LeSS, like Scrum, is “designed to be a framework within which you can employ various processes and techniques into it” (quoting the Scrum Guide). It strikes a balance between prescribing just enough rules for an organisation to start inspecting and adapting; and yet have a lot of room for the organisation to add their own rules and processes to fit their situation and apply their learnings. That is, the LeSS Framework is just a starting point. Just because a thing is not part of the framework doesn’t mean it cannot exist. If you end up having a lot of processes that resemble other more prescriptive frameworks, then great! You got to that point because of inspection and adaptation, not through prescription.
As mentioned earlier, LeSS is just Scrum with additional events added on to it to facilitate inter-team coordination.
LeSS Sprint is 1-4 weeks long. All development teams are all part of the same Sprint.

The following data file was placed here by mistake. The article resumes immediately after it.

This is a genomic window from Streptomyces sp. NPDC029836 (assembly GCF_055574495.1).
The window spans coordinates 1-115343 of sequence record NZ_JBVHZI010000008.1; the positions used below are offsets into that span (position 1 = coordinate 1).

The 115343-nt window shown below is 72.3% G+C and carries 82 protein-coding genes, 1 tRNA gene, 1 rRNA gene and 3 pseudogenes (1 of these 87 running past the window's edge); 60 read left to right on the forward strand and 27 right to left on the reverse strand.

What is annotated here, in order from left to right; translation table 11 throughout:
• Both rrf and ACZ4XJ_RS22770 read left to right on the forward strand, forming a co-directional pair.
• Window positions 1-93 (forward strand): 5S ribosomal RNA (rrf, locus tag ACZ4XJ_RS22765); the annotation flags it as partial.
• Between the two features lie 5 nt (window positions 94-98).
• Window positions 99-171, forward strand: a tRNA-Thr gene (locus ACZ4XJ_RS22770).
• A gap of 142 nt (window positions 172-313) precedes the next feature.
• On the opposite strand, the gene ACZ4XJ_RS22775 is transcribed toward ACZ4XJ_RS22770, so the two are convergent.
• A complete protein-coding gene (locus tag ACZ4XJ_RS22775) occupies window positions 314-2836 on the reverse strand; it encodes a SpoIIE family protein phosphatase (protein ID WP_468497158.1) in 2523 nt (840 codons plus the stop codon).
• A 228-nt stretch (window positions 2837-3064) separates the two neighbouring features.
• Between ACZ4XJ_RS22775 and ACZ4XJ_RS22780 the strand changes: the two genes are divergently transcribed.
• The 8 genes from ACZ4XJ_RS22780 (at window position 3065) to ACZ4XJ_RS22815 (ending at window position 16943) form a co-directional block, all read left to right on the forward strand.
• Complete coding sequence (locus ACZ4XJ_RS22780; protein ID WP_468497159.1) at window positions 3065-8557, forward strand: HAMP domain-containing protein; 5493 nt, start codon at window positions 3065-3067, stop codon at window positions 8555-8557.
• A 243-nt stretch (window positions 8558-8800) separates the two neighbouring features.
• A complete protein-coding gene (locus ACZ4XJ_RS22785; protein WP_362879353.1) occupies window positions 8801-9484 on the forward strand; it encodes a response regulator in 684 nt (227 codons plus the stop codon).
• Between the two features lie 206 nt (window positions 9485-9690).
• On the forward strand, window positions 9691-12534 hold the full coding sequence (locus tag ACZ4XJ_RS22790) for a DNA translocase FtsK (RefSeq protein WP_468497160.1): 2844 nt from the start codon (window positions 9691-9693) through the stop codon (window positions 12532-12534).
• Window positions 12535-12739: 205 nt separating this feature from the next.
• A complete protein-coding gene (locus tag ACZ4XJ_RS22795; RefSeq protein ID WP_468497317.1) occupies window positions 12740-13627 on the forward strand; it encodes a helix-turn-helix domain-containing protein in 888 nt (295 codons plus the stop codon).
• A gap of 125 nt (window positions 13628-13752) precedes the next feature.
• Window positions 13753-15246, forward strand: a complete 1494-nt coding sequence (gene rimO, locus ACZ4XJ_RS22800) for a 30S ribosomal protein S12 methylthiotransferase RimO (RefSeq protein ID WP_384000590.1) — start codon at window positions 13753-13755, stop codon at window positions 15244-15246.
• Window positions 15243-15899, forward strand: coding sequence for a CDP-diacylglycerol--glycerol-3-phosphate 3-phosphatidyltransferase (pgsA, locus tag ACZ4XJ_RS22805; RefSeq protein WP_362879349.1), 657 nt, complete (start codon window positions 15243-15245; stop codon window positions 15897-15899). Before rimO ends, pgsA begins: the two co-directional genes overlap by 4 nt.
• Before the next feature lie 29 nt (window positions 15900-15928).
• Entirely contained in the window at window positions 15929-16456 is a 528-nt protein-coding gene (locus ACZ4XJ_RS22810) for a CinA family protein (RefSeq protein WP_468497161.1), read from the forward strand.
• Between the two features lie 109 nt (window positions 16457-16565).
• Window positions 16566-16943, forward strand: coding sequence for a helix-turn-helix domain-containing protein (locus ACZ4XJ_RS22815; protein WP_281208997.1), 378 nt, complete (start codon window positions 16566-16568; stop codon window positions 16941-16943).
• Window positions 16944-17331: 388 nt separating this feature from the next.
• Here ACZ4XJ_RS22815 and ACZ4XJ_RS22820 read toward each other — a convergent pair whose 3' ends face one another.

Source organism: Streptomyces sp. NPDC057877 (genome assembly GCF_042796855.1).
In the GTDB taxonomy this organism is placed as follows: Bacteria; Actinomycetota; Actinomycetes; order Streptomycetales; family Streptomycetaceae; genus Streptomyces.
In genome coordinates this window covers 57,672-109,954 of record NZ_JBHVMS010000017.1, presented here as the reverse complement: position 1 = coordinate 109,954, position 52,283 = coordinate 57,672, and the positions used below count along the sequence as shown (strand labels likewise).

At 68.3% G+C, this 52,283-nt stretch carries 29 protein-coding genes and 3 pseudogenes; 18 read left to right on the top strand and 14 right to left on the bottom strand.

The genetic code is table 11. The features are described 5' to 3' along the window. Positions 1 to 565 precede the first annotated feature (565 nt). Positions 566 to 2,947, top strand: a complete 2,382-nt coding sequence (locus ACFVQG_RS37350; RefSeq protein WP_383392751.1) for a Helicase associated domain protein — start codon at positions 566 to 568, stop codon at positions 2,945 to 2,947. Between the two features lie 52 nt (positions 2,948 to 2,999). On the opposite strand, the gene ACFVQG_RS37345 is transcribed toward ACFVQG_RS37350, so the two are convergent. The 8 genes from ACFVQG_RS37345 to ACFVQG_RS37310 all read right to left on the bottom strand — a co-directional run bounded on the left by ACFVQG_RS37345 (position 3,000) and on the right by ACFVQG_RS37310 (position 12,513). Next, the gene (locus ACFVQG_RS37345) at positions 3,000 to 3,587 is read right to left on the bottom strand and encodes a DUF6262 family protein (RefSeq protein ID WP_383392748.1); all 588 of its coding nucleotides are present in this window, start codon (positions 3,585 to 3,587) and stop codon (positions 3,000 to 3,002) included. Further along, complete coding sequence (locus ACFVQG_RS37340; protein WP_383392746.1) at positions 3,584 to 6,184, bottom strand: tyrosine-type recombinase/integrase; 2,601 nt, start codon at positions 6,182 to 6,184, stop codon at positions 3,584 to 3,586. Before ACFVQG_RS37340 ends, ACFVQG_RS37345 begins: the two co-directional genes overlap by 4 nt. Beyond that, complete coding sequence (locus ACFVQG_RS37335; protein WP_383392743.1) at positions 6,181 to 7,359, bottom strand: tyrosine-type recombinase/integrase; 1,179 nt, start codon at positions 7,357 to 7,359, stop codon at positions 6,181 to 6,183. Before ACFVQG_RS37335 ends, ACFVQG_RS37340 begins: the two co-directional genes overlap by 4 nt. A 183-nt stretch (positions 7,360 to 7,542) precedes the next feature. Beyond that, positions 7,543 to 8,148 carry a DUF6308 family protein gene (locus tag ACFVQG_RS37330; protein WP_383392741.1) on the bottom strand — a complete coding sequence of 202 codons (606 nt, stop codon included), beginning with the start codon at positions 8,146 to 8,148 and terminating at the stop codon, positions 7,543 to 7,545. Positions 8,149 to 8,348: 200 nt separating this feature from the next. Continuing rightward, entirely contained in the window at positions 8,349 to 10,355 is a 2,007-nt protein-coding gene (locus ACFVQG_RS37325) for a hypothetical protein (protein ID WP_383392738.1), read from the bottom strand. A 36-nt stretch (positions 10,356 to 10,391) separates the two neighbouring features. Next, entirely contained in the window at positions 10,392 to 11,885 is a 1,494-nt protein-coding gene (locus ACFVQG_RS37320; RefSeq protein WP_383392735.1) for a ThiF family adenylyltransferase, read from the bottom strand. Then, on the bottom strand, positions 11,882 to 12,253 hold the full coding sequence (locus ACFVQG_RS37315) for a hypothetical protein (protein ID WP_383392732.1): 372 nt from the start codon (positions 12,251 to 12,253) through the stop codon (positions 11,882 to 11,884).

Before the first Sprint starts, the development teams and the PO should’ve agreed on a baseline Definition of Done (exactly as defined by Scrum). Each development team has the option of adding more on this list, making them have a more robust definition than others (but not less).
Each Sprint starts with a Sprint Planning One where all development teams (or their representatives) meet with the Product Owner. In this meeting, development teams and the PO agrees on what work is pulled from the Product Backlog and which development team will work on them in the Sprint.